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Crop Science Abstract - TURFGRASS SCIENCE

Relative NaCl Tolerance of Kentucky Bluegrass, Texas Bluegrass, and Their Hybrids


This article in CS

  1. Vol. 42 No. 6, p. 2025-2030
    Received: Sept 20, 2001

    * Corresponding author(s): mploense@earthlink.net
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  1. M. R. Suplick-Ploense *a,
  2. Y. L. Qiana and
  3. J. C. Readb
  1. a Dep. of Hortic. and Landscape Architecture, Colorado State Univ., Fort Collins, CO 80523-1173
    b Texas A&M Univ. Res. and Ext. Center, 17360 Coit Rd., Dallas, TX 85252-6599


Government regulations to force water conservation have escalated the use of secondary water high in soluble salts for turfgrass irrigation in the arid and semiarid western USA, thus increasing the need for more salt-tolerant turfgrasses. This study was initiated to determine the variability in salt tolerance within and among two Poa species and their hybrids. Two experiments were conducted during 2000 in the greenhouse at Fort Collins, CO, in solution culture to examine the effects of NaCl on leaf firing and shoot and root growth reduction of nine Kentucky bluegrass (KBG; Poa pratensis L.) cultivars representing three ecotypes, three Texas bluegrass (TBG; P arachnifera Torr.) accessions, and five of their hybrids (P pratensis × P arachnifera). In Exp. I, conducted during late winter through spring 2000, overall salt tolerance based on leaf firing and electrical conductivity (EC) of 50% shoot growth reduction (ECshoot 50) placed seven KBG cultivars in the most tolerant group. In Exp. II, conducted during summer though early fall 2000, overall salt tolerance rankings placed 4 KBG and 3 TBG cultivars in the most tolerant group. On the basis of percentage leaf firing and the salinity levels that caused 25 and 50% shoot growth reduction, compact (low, compact growth habit) and aggressive (aggressive, lateral growth habit) KBG ecotypes showed more salt tolerance than common ecotypes in both Exp. I and II. A broad range of variability in leaf firing and shoot and root growth reduction in response to salinity was found to exist within and among these Poa species and their hybrids, indicating that improvement in the salt tolerance of bluegrasses may be possible. Additionally, differences in salt tolerance of KBG and TBG between Exp. I and Exp. II suggested that environmental conditions could affect bluegrass salt tolerance expression.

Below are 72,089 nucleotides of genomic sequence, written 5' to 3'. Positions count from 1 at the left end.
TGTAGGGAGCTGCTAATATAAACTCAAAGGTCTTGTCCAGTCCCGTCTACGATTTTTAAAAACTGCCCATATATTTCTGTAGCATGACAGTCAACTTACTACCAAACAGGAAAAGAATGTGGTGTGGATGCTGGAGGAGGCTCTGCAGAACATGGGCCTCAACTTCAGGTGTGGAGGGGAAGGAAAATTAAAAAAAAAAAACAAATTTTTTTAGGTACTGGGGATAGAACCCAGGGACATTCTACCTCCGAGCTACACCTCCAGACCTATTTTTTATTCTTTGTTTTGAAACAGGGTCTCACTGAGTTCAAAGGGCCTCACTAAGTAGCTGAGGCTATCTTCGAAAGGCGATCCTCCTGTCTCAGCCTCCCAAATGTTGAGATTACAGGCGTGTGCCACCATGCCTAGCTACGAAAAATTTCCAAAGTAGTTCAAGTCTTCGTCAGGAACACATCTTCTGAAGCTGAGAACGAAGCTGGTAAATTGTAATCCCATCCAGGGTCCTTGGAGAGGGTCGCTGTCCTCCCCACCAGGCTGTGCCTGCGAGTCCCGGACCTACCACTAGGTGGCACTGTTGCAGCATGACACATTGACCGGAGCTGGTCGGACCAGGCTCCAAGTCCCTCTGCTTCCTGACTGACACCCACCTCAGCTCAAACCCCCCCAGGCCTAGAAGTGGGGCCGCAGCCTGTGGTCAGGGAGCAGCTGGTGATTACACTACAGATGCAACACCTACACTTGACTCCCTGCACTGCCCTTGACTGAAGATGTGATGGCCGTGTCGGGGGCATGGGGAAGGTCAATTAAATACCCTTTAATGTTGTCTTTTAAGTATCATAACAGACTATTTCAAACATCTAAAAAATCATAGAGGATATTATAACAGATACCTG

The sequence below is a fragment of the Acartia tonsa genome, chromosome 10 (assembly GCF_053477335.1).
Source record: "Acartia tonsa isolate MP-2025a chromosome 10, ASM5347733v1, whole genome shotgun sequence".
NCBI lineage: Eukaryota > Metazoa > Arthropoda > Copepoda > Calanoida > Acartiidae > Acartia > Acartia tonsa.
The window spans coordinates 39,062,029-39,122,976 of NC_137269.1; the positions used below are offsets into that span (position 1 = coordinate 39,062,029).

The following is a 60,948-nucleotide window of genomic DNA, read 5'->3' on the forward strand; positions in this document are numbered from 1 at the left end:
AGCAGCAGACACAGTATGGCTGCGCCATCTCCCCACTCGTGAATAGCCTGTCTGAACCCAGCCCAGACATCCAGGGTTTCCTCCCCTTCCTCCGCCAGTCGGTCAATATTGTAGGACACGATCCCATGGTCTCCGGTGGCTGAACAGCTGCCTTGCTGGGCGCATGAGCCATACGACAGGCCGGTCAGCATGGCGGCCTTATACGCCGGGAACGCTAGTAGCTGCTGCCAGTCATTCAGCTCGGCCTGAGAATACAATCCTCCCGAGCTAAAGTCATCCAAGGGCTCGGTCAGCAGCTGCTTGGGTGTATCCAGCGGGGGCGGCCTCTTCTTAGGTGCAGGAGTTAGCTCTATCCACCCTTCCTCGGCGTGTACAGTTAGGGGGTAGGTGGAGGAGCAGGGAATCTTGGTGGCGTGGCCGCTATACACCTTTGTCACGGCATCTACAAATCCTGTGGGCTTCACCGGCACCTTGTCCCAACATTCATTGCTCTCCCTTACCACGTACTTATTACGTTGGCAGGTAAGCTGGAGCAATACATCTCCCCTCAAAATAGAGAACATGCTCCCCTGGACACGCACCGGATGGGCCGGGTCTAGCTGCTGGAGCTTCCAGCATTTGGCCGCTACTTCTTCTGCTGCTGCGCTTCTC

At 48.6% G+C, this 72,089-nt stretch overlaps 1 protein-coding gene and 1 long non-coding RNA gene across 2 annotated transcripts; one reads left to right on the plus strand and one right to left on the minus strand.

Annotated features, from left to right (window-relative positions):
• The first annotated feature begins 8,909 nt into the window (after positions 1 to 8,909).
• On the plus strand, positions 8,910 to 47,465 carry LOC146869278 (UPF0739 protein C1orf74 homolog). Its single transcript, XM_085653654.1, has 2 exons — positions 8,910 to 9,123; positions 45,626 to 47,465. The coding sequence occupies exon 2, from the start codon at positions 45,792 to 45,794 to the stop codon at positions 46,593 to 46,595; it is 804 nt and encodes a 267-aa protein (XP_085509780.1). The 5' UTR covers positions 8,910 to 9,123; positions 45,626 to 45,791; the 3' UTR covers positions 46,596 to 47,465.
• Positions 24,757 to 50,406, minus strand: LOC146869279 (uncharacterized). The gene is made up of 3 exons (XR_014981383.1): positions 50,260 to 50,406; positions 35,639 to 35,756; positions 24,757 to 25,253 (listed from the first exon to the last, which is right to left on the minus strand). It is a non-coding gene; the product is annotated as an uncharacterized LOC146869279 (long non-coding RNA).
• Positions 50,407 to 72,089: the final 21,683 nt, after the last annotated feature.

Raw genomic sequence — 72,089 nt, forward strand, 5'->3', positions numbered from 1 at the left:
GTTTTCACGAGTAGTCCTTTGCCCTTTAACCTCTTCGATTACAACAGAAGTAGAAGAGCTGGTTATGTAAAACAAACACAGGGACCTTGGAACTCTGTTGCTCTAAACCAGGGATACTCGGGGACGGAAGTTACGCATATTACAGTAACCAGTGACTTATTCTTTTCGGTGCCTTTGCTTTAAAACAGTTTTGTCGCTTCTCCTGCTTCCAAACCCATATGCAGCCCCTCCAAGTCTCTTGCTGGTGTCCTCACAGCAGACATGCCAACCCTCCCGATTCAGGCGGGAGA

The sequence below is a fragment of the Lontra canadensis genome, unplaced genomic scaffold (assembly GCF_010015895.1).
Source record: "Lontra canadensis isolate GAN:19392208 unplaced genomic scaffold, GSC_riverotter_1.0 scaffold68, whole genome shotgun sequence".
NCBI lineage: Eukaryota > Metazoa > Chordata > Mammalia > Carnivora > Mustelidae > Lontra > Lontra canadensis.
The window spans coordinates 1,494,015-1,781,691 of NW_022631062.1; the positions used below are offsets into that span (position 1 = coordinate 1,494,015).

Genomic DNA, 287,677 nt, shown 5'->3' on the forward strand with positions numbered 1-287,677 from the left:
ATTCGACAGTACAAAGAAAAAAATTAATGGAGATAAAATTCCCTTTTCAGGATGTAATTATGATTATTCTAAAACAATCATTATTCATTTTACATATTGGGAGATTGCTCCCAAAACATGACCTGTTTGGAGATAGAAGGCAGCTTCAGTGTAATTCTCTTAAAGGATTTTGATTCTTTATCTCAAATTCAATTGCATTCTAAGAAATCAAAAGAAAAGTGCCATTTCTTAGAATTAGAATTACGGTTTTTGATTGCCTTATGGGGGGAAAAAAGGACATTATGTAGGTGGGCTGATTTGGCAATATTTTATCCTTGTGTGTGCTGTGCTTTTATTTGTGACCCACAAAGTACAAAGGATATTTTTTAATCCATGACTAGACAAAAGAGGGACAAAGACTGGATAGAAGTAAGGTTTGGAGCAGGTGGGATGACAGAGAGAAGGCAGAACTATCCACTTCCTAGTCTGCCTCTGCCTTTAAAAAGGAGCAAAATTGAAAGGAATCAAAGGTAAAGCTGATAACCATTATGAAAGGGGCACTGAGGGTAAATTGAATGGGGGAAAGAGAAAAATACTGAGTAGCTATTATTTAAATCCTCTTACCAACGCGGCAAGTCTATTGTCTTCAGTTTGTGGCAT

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Copyright © 2002. Crop Science Society of AmericaPublished in Crop Sci.42:2025–2030.